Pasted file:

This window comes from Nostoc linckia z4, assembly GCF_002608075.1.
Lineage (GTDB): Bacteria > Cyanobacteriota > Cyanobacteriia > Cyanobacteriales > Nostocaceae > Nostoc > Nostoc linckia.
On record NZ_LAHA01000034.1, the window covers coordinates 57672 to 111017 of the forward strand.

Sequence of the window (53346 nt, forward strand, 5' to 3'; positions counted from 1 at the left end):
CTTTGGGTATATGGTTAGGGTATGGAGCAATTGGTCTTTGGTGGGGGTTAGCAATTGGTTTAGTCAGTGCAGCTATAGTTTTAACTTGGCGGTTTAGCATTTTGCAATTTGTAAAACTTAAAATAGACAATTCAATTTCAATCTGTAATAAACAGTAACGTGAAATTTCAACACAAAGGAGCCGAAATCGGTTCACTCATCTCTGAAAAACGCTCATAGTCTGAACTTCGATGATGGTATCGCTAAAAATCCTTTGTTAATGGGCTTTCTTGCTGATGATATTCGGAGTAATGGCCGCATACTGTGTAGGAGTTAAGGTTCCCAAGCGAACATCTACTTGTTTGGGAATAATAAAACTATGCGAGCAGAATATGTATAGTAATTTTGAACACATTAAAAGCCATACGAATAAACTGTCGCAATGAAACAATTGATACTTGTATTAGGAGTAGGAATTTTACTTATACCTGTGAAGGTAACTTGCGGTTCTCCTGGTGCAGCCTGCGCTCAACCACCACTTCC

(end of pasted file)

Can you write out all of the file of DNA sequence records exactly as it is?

This window comes from Nostoc linckia z4, assembly GCF_002608075.1.
Lineage (GTDB): Bacteria > Cyanobacteriota > Cyanobacteriia > Cyanobacteriales > Nostocaceae > Nostoc > Nostoc linckia.
On record NZ_LAHA01000034.1, the window covers coordinates 57672 to 111017 of the forward strand.

Sequence of the window (53346 nt, forward strand, 5' to 3'; positions counted from 1 at the left end):
CTTTGGGTATATGGTTAGGGTATGGAGCAATTGGTCTTTGGTGGGGGTTAGCAATTGGTTTAGTCAGTGCAGCTATAGTTTTAACTTGGCGGTTTAGCATTTTGCAATTTGTAAAACTTAAAATAGACAATTCAATTTCAATCTGTAATAAACAGTAACGTGAAATTTCAACACAAAGGAGCCGAAATCGGTTCACTCATCTCTGAAAAACGCTCATAGTCTGAACTTCGATGATGGTATCGCTAAAAATCCTTTGTTAATGGGCTTTCTTGCTGATGATATTCGGAGTAATGGCCGCATACTGTGTAGGAGTTAAGGTTCCCAAGCGAACATCTACTTGTTTGGGAATAATAAAACTATGCGAGCAGAATATGTATAGTAATTTTGAACACATTAAAAGCCATACGAATAAACTGTCGCAATGAAACAATTGATACTTGTATTAGGAGTAGGAATTTTACTTATACCTGTGAAGGTAACTTGCGGTTCTCCTGGTGCAGCCTGCGCTCAACCACCACTTCC